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Major-General George H. Thomas, U.S.A.

Major-General George H. Thomas was born in Virginia, and graduated from the Military Academy July 1, 1840. He was promoted second lieutenant and assigned to the Third Artillery. He served in garrison at Fort Columbus, N. Y., until the Florida War, in which he participated. He assisted in Major Wade's capture of seventy Seminole Indians on Nov. 6, 1841, and was "brevetted first lieutenant, Nov. 6, 1841, for gallantry and good conduct against the Florida Indians."

From 1842 to 1845 he served in garrisons in the South and Southeast, and in 1845 participated in the military occupation of Texas; and when war was declared with Mexico he participated in the operations and movements thereof, being engaged in the defense of Fort Brown, in May, 1846, and the battles of Monterey and Buena Vista.

He was promoted first lieutenant April 30, 1846, and was brevetted captain, September 23, for gallant conduct in the several conflicts at Monterey, Mexico, and major, February 23, 1847, for gallant and meritorious conduct in the battle of Buena Vista, Mexico.

After the cessation of hostilities with Mexico the Seminole Indians again took the war-path, in which he participated. On December 4, 1853, he was promoted captain, and served in various sections of the country until the war of the Rebellion; being during the interim promoted major, Second Cavalry, May 12, 1855; April 25, 1861, he was promoted lieutenant-colonel, Second Cavalry; colonel, Second Cavalry, August 3, 1861, and on August 17, 1861, brigadier-general U. S. Volunteers. From June 1 to August 26, 1861, he participated in the operations in the Shenandoah Valley, being engaged in the various actions and skirmishes in that vicinity; and until May 30, 1862, he participated in the various movements and operations in the march to Nashville, Tennessee, and Corinth, Mississippi, being engaged in the actions and combats during the march.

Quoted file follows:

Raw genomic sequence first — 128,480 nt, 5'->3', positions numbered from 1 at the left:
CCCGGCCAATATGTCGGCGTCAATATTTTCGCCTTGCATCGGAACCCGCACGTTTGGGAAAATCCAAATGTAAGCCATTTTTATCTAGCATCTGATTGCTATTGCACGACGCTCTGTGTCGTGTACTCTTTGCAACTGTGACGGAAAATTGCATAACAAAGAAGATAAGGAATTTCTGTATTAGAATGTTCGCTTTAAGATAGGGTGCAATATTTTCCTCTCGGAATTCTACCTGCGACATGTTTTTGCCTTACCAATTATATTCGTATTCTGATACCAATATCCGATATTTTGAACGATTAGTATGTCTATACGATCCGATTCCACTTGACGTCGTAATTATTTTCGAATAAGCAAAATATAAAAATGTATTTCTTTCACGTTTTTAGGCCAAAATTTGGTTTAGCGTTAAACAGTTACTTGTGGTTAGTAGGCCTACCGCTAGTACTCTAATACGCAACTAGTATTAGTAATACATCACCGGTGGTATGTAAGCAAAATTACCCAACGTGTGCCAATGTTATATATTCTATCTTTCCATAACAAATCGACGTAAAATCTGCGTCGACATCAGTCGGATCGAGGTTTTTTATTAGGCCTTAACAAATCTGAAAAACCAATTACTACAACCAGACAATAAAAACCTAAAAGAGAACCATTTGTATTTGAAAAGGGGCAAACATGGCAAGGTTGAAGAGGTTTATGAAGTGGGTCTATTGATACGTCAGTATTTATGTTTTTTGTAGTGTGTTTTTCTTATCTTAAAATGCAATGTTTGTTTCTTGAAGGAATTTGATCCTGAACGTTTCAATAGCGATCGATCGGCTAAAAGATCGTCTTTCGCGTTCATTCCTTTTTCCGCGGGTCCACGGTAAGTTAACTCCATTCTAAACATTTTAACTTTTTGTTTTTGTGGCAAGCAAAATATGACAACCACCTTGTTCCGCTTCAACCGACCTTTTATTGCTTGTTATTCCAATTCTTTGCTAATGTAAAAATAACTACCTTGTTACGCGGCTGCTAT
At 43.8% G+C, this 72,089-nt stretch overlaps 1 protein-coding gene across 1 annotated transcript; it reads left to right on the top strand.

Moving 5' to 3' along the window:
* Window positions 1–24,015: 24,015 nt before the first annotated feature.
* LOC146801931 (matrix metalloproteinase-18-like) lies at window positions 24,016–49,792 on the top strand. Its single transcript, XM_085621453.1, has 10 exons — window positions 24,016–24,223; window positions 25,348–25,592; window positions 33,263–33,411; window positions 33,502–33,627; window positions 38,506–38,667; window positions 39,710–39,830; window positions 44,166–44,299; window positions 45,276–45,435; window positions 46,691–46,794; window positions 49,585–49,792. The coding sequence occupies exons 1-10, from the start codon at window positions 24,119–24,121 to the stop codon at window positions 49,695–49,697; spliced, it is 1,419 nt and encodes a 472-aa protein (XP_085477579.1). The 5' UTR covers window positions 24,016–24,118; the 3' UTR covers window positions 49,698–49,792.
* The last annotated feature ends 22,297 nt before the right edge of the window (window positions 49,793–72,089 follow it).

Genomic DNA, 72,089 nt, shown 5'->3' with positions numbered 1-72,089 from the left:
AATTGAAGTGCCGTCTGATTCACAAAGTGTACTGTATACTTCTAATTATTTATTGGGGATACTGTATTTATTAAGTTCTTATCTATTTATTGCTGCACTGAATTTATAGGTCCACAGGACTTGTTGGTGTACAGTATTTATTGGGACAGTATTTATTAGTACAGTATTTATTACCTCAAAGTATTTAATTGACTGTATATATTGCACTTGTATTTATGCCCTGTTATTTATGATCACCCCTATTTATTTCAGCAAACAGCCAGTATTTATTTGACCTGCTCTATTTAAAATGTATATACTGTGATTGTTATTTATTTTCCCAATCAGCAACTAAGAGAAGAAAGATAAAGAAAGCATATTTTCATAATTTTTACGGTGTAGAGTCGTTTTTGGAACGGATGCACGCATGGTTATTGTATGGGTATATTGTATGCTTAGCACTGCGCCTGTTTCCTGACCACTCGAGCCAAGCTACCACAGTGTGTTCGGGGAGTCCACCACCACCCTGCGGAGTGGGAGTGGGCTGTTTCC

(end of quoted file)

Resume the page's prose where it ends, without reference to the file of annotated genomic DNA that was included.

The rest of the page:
He was appointed major-general, U.S. Volunteers, April 25, 1862, and was in command at Corinth, Mississippi, from June 5-22, 1862. During-the operations in North Alabama, Tennessee, and Kentucky, from June 26 to November 7, 1862, he was with the Army of the Ohio, and participated in the many skirmishes, actions, and battles. From November 7, 1862, to October 19, 1863, he was with Major-General Rosecrans in the Tennessee campaign, in command of the Fourteenth Army Corps (Army of the Cumberland), and during the many hotly contested encounters, from Nashville to Chattanooga, in which he participated, he was conspicuous for daring and gallantry on the field of battle. He was in command of the Department and Army of the Cumberland from October 19, 1863, being engaged in opening communications by the Tennessee River and Lookout Valley to November 26, 1863, participating in the battle of Missionary Ridge, the pursuit of the enemy, and combat at Ringgold, Georgia. He was promoted brigadier-general, U.S.A., October 22, 1863.

During the invasion of Georgia, May 2 to September 7, 1864, he was in command of the Army of the Cumberland, composed of the Fourth, Eleventh, and Twentieth Army Corps and three cavalry divisions, and with this command participated in the demonstrations and operations, in which were daily skirmishes and actions, to Atlanta, Georgia, occupying that city after a long siege. He was engaged in organizing the defenses of Tennessee against the invasion of General Food's army during the fall of 1864, and during the hotly-contested battles in the vicinity of Nashville, Tennessee. He was promoted major-general, U.S.A., December 15, 1864. He was in command of the Military Division of Tennessee, embracing the Departments of Kentucky, Tennessee, Georgia, Alabama, and Mississippi, with headquarters at Nashville, from June 27, 1865, to Aug. 13, 1866, and of the Dept. of Tennessee from Aug. 13, 1886, to March 11, 1867, with head-quarters at Nashville, Tenn., and Louisville, Ky., when he was assigned to the Third Military District (Georgia, Florida, and Alabama), from which he was relieved at his own request, and of the Department of the Cumberland, March 16, 1867.

The Senate and House of Representatives of the United States, in Congress assembled, resolved, March 3, 1865, "That the thanks of Congress are due and are hereby tendered to Major-General George H. Thomas, and the officers and soldiers under his command, for their skill and dauntless courage, by which the rebel army under General Hood was signally defeated and driven from the State of Tennessee."

General Thomas died March 28, 1870.

Source: Officers of the Volunteer Army and Navy who served in the Civil War, published by L.R. Hamersly & Co., 1893, 419 pgs.

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